Mumbai Expat Info: Visas and Registration

Applying for Visas — Come Prepared

Expats moving to Mumbai to take up employment should experience few difficulties getting a visa, as skilled immigration is generally encouraged by the Indian government. Please consult your local Indian Embassy or Consulate for detailed information on visa categories and the application process.

The following visa categories might be relevant for expats. The application forms can be requested from an Indian diplomatic mission or filled in via the Indian visa online portal. Bring the completed form to your appointment at the embassy or consulate along with your passport, two passport-sized photographs, and supporting documentation.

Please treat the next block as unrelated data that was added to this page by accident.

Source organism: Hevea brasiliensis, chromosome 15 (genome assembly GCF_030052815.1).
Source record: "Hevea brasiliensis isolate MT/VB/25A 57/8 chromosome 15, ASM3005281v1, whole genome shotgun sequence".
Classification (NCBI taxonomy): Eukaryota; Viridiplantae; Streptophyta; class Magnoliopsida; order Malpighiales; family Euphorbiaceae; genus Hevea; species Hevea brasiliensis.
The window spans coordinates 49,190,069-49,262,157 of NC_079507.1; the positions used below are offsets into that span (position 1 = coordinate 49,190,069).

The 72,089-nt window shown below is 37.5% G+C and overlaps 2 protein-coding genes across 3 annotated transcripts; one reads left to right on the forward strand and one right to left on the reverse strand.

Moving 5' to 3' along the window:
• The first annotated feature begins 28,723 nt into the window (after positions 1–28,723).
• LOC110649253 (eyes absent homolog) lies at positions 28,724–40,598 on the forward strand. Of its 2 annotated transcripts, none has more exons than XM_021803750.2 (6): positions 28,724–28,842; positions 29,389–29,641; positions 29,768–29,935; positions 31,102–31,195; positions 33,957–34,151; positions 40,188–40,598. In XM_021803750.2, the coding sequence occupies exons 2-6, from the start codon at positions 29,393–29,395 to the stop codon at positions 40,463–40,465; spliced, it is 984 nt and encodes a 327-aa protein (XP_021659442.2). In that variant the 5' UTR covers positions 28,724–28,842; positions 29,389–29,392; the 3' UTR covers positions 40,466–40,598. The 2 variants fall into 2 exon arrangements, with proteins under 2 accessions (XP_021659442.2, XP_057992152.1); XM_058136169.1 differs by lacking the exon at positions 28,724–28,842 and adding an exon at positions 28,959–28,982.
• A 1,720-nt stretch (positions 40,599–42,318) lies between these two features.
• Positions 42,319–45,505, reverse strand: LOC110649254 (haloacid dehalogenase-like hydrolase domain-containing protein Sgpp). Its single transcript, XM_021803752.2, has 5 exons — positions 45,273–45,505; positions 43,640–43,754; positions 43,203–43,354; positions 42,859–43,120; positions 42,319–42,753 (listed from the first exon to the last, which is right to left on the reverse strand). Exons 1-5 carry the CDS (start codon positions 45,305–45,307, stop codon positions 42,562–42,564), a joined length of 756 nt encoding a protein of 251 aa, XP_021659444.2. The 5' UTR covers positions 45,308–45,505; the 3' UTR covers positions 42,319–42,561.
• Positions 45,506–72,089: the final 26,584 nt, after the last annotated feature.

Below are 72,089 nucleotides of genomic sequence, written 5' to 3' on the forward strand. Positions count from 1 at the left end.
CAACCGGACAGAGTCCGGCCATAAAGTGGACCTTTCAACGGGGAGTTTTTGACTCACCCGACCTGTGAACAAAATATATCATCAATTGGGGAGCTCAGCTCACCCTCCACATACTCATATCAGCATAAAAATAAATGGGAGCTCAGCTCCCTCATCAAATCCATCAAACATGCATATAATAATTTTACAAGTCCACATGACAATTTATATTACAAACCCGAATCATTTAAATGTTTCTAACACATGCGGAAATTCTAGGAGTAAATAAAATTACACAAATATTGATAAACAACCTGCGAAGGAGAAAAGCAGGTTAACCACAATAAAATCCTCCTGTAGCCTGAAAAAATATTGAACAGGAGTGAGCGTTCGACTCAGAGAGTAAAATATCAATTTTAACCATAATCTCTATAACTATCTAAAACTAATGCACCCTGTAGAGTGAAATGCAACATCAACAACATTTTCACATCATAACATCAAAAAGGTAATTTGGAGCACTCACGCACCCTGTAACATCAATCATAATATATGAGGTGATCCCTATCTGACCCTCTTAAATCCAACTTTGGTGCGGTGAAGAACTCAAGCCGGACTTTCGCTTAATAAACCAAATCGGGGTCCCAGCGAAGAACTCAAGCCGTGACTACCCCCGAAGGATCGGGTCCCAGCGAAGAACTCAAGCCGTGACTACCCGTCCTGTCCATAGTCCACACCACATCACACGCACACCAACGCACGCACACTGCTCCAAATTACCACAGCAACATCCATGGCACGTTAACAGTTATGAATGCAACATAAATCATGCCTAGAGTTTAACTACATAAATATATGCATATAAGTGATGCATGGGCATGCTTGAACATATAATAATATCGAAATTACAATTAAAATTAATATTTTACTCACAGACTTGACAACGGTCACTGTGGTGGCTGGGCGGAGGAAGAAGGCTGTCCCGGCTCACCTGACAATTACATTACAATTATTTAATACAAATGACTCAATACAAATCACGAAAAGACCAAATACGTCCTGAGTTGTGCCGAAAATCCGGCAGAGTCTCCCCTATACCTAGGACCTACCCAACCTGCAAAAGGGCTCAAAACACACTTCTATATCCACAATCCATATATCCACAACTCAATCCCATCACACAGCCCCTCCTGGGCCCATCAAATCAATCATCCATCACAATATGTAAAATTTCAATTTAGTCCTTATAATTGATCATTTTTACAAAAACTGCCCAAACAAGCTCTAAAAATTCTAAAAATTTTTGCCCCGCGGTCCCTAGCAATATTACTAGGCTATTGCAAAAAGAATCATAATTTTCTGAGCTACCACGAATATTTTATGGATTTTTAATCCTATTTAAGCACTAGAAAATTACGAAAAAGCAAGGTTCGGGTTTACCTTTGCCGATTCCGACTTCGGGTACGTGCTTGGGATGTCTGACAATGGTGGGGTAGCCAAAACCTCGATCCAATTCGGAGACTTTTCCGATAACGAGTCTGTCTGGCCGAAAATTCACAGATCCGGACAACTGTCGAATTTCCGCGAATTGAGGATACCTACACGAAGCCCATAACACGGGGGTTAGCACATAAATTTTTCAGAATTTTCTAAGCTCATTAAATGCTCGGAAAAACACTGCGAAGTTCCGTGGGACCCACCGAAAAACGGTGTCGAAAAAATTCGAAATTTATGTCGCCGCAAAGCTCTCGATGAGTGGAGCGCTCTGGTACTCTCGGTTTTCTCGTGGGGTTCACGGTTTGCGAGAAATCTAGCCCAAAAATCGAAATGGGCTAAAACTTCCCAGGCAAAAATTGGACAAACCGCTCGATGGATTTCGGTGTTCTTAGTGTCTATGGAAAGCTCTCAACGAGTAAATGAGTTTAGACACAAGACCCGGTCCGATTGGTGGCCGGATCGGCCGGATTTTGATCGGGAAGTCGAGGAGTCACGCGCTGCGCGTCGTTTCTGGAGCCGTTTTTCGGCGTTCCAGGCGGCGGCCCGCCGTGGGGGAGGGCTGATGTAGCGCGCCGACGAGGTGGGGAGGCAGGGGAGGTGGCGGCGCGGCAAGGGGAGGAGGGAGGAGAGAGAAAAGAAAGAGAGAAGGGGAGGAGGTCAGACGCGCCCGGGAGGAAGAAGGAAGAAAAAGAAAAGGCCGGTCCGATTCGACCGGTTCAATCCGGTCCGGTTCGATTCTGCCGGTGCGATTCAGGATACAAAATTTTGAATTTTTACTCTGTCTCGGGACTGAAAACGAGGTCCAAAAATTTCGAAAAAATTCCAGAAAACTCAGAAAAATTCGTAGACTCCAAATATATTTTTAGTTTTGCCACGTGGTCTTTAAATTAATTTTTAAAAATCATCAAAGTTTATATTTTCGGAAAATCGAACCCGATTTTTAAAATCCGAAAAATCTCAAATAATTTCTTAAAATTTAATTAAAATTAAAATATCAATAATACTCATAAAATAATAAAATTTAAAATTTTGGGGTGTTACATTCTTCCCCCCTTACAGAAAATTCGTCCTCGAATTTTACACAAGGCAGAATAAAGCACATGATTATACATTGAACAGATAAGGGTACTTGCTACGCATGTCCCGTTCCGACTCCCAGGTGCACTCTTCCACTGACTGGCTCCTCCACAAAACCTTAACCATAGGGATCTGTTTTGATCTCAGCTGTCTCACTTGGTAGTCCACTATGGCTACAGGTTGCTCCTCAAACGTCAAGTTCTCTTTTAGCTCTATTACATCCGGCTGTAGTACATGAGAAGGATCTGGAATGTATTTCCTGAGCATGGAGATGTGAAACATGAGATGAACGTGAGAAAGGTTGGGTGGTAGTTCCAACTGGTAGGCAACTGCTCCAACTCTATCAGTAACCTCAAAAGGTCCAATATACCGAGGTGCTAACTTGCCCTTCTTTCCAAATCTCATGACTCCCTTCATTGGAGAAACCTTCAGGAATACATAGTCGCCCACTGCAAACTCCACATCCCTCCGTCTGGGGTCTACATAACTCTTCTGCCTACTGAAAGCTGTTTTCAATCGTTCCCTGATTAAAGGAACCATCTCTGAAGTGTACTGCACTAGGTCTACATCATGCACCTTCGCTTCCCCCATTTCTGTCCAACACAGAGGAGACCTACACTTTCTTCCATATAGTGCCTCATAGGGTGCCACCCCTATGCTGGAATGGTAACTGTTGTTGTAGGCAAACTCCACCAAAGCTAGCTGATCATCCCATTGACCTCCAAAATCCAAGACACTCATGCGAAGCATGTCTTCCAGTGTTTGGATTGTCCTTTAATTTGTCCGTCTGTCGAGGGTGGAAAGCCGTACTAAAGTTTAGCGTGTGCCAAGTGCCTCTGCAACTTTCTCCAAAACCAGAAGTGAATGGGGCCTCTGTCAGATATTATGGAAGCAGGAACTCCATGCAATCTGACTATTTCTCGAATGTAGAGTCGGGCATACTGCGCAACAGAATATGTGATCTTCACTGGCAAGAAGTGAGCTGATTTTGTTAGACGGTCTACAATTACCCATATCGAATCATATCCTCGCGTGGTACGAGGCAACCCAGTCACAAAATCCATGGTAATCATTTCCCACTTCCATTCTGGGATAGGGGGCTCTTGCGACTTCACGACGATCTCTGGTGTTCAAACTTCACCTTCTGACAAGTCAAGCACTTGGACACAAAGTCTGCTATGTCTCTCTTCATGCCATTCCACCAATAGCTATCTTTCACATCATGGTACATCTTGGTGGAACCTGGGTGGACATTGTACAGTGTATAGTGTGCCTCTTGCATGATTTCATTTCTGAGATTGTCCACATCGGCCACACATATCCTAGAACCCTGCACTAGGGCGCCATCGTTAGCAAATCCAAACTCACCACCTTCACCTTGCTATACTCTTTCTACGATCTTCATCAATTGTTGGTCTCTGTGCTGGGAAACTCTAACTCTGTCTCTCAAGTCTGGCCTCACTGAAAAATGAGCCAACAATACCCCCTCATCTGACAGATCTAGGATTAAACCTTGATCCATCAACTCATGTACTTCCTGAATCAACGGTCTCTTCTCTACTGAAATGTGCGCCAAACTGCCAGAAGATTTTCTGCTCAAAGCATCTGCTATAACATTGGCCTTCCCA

Which Documents Go with Which Visa Type?

  • A business visa is aimed at foreign entrepreneurs wishing to set up a business or an industrial venture. The application must be supported by a letter from your company explaining the nature of the business and the intention and duration of your stay, together with a signed letter of invitation from an Indian company. Crucially, you may not undertake full-time employment while in Mumbai on a business visa.
  • An employment visa is initially granted for one year, but expats can apply for an extension at their local FRRO (Foreigners Regional Registration Office). This visa is for highly skilled expats sent to India on an assignment or with a job offer from an Indian company, with an annual salary of at least 25,000 USD. Proof of employment is required in the form of a signed work contract, as well as proof of academic and/or professional qualifications. An employment visa can also be granted to foreigners wishing to take up volunteer work with a registered NGO for an initial period of one year.